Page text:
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Was Scrooge a Pioneer Care-giver?

WHEN Ebenezer Scrooge wanted to make life grim for his faithful clerk, Bob Cratchit, in 19th-century London, he forced him to work on Christmas Eve. Only grudgingly did he give him Christmas Day off, growling, ``Be here all the earlier next morning!'' If old Ebenezer still headed the firm of Scrooge & Marley today, he could harass Mr. Cratchit (who would now almost certainly be part of a dual-career family, with all those little Cratchits to feed) in another way: by refusing to allow him time off, even without pay, during a family emergency.

``You're telling me you need to stay home next week to care for Tiny Tim, your crippled son?'' Scrooge might say, sneering at the request. ``Sorry, Cratchit, you're fired.''

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For some employees around the country, that fictional scenario rings all too true. In experiences told in offices, factories, and legislative hearings, sad stories abound.

In Illinois, one woman lost her job when she needed time off to care for her mother. Although she tried to negotiate a compromise with her employer, he refused to consider alternatives.

In Connecticut, a husband lost a lucrative job because he had to take time to care for his wife, who was ill and in a wheelchair.

And just last month in New Hampshire, a father was fired when he failed to return to work as a salesman because his one-week-old son was undergoing open heart surgery.

Add to these cases the unknown numbers of workers who dare not even ask for time off because they fear harsh consequences, and a pattern emerges: the need for unpaid, job-protected leave for certain serious family and medical reasons.

Twenty-one states have now passed bills guaranteeing some form of minimum job security. These range from 24 weeks of combined parental and family-care leave within a two-year period in Connecticut, to two weeks for the care of a child, spouse, or parent in Wisconsin. Illinois is an ``almost'' state (``We almost did it,'' says Lana Hostetler, a legislative consultant). The legislature passed a family responsibility bill, but the governor vetoed it in September.

At the federal level, the Family and Medical Leave Act would provide 10 weeks of unpaid leave to enable a worker to care for a newborn or newly adopted child or a seriously ill family member. Supporters say the bill, which has been working its way through Congress since 1985, is slated to come up for a vote this winter.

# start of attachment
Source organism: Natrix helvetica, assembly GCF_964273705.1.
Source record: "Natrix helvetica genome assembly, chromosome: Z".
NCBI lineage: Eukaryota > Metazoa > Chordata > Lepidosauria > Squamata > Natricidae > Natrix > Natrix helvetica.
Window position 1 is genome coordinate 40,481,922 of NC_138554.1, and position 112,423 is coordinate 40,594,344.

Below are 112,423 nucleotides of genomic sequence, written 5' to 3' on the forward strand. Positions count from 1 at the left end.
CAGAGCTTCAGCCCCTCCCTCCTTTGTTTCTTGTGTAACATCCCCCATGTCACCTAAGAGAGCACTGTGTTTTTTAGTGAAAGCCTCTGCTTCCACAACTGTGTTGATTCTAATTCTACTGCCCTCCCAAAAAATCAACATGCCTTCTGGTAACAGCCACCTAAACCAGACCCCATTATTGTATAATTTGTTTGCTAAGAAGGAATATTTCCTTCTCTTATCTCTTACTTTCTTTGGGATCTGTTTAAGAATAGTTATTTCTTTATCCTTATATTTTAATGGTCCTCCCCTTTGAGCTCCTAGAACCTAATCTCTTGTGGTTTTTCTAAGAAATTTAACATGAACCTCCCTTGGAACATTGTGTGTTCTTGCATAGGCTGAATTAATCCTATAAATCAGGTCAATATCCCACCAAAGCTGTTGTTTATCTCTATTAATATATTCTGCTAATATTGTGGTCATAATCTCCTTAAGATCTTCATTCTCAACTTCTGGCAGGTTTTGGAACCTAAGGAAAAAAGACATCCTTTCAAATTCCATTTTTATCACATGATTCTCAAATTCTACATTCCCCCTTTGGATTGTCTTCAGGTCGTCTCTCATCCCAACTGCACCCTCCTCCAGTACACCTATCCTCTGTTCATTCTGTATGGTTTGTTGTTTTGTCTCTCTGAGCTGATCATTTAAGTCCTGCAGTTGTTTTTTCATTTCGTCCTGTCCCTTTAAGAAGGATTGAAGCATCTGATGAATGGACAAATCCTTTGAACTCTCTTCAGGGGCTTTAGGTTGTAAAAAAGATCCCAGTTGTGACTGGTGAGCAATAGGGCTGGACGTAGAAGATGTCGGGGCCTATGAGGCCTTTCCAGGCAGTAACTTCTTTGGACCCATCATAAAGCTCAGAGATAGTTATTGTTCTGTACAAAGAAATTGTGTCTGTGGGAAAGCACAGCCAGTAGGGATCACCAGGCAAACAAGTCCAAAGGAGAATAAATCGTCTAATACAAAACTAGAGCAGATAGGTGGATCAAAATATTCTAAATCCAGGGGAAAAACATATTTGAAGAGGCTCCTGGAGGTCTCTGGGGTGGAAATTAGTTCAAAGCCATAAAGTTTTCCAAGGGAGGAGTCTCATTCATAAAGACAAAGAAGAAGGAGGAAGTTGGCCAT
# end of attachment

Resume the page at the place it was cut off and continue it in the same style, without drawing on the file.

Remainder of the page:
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Powerful business groups, including the Chamber of Commerce and the National Association of Manufacturers, oppose these bills. They argue that government should not dictate business policies. They also claim the cost of replacing workers on leave would be prohibitive.

Yet some companies now implementing such policies find that accommodating workers' family needs does not incur the financial burden they feared. As Marlene Johnson, lieutenant governor of Minnesota, told 50 state and national family policy leaders who met in Boston for a three-day legislative roundtable on family leave earlier this month, ``Not one business person has raised this with me in a negative way since the bill passed. Not one.''

Advocates of family policies counter that instead of trying to calculate the purported costs of offering unpaid leaves, employers should consider the price they pay by not giving them: The cost of losing experienced workers who have little choice but to quit. The cost of hiring and training new workers to replace them. The hidden cost of low morale as other employees wonder, ``What if that happened to me?''

The '90s promise to be a decade when we must come to terms with care-giving - a time when more working parents will be searching for good child care, and when more adult sons and daughters will be meeting the needs of a burgeoning older population. It will also be a time when business leaders will need to reexamine their opposition to family leave bills, recognizing that stable families contribute to stable workplaces.

Attitudes change. Laws change. By the end of the '90s, it will seem like a bad 19th-century dream - the idea that employers could roam the corridors of corporate America, firing employees at will because they need unpaid time off during a family crisis.

Even Scrooge, after all, had a change of heart toward his clerk, telling Bob Cratchit, ``I'll raise your salary, and endeavor to assist your struggling family.''

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